879 A.D., Lombardy, Italy – A young gentleman preoccupied with his love for a woman left cheese curds in a cave overnight in order to chase her. The next morning, he discovered his blunder. To hide his mistake, he mixed morning curds with the ones he had left behind the night before. After a few weeks he noticed blue striations running through the cheese. It tasted superb and hence, as legend would have it, Gorgonzola came into being.

Where the Cows Graze

Lombardy, Italy, where Gorgonzola is made, is a very fertile area where cows graze in Alpine areas in the summer and then make an autumn trek south to spend the winter in a warmer climate. These “tired” cows are milked during the long spring and autumn treks to and from seasonal pastures. The cattle produce extra-tasty milk because of the physical exertion. Cheesemakers long ago became aware that the exercise helped to create a measurably higher content of butterfat. And indeed, Gorgonzola has a fat content of 48% because of this process called mammolactation.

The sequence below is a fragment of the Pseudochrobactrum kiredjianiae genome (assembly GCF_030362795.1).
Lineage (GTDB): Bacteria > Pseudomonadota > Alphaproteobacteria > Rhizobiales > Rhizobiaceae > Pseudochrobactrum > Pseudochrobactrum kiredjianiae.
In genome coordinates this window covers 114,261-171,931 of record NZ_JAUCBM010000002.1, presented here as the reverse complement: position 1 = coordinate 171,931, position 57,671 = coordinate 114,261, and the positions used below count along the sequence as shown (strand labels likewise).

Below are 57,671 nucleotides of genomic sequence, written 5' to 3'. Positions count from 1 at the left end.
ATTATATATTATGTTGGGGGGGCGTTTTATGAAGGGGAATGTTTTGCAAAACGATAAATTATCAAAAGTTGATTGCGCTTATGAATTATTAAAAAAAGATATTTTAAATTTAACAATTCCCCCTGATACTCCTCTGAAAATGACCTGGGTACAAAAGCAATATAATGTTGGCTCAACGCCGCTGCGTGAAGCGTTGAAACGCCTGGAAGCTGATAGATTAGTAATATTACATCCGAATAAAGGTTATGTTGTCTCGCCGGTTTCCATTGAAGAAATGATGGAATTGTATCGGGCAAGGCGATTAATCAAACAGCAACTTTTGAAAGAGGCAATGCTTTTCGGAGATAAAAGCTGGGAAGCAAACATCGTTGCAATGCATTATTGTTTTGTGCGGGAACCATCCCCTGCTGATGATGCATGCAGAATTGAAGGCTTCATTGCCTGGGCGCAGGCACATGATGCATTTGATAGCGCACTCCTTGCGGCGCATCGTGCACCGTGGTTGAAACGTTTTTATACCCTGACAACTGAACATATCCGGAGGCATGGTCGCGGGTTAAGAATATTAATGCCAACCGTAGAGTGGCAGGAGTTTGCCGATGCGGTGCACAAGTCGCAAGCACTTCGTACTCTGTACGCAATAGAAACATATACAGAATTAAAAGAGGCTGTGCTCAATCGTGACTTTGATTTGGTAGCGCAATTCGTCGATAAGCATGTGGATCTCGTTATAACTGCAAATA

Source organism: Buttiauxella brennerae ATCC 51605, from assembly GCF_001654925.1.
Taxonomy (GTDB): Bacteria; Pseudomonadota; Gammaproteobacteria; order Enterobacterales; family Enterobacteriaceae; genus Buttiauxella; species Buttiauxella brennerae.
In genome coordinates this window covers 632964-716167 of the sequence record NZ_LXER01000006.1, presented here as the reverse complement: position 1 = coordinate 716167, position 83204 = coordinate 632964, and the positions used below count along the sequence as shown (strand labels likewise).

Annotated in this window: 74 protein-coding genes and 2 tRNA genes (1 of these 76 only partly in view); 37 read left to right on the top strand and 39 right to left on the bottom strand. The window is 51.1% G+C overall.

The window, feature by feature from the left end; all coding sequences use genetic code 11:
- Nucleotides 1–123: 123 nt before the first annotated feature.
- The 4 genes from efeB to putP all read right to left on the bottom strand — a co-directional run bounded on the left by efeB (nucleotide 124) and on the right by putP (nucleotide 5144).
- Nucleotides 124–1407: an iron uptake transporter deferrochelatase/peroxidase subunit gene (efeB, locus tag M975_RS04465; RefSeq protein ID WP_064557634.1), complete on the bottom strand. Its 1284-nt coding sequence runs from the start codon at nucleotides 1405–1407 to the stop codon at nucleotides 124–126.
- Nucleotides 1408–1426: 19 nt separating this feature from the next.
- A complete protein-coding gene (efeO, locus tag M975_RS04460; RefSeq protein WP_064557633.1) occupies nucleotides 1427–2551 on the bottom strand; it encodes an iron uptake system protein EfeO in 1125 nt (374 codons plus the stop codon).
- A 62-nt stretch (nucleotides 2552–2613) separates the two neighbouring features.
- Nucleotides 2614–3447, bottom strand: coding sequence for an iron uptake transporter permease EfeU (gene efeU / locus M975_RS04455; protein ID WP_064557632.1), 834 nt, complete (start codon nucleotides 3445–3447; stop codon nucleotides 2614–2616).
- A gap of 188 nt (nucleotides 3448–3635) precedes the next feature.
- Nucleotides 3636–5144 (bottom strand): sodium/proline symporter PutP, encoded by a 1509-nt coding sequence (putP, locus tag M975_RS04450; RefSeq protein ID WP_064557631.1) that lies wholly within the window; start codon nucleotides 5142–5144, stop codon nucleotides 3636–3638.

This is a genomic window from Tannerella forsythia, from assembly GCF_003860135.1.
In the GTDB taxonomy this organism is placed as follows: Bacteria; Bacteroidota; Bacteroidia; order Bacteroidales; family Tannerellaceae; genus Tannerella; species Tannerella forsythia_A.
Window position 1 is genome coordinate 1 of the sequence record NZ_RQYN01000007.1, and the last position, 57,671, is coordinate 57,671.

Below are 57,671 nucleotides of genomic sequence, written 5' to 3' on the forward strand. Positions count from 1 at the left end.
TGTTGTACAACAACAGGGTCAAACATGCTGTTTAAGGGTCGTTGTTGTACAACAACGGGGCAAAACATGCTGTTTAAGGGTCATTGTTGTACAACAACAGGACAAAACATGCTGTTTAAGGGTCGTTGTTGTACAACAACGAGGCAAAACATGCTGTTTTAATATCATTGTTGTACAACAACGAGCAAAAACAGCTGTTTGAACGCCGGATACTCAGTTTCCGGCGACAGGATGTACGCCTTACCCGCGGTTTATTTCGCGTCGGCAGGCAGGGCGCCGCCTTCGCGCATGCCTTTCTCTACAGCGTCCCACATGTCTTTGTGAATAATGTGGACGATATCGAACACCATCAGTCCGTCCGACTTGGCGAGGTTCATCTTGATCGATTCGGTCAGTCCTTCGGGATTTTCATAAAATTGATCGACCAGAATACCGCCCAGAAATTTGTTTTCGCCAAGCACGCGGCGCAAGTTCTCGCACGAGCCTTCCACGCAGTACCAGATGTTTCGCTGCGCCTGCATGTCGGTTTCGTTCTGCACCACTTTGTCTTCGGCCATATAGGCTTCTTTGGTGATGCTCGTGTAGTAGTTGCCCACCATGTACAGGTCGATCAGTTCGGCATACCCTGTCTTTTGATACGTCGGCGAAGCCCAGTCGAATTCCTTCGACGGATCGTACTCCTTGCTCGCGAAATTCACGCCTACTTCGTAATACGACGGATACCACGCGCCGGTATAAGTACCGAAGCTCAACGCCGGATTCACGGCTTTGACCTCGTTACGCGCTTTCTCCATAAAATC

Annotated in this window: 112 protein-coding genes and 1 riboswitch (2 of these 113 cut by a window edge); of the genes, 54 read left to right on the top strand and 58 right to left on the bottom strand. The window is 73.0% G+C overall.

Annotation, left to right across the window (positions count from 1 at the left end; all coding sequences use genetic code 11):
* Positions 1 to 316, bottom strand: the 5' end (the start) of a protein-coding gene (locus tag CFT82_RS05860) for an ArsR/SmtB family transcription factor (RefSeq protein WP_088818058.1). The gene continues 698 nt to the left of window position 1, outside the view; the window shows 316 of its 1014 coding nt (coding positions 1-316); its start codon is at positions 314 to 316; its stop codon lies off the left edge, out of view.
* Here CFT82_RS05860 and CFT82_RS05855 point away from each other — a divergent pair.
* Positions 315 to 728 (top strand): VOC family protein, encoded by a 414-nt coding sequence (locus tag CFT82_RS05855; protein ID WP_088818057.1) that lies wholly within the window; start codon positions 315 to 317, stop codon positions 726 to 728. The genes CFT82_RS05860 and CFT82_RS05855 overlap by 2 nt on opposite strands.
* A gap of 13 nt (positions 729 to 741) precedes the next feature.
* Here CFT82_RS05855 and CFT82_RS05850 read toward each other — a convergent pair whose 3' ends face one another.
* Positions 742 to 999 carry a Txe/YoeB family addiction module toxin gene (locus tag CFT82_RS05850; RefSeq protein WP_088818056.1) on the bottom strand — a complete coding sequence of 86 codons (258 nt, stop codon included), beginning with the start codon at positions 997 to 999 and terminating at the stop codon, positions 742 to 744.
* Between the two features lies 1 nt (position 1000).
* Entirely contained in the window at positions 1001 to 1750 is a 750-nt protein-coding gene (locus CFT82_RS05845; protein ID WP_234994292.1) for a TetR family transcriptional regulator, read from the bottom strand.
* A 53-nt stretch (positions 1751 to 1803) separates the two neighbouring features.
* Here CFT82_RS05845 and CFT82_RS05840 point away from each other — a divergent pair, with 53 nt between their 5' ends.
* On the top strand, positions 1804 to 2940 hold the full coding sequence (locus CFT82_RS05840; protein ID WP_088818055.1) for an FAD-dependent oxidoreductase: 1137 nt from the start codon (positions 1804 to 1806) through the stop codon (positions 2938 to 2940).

Gorgonzola is thought to be one of the oldest blue cheeses in the world. It started to be transported in the Middle Ages to courts of noble families. People gave it the name of its town’s origins, although it is debatable which town it actually started in. Some say it was created in Pasturo nella Valsassina where there are natural caves.


It would be aged for at least a year before transport. Over the centuries, Gorgonzola has become in such high demand that the aging process needed to be sped up. Now it is pierced with holes to allow the bacteria Penicillium glaucum to cause blue veining to appear in 4 to 6 months for Gorgonzola Mountain and 3 months for the sweeter, creamier Gorgonzola Dolce.


Excellent brands in the U.S. include Mauri, Galbani, Klin or Lodigiani according to cheese connoisseur Steven Jenkins. It pairs well with fruits and full-bodied red wines or sweet white dessert wines such as Marsala. It is great crumbled over salads or mixed into vinaigrettes. It is also stuffed into chicken or veal, blended into pasta sauces, and incorporated into pastries, pizza, and desserts with pears and figs.


Jenkins, Steven, Cheese Primer, Workman Publishing Co., Inc., © 1996, pp. 206-10



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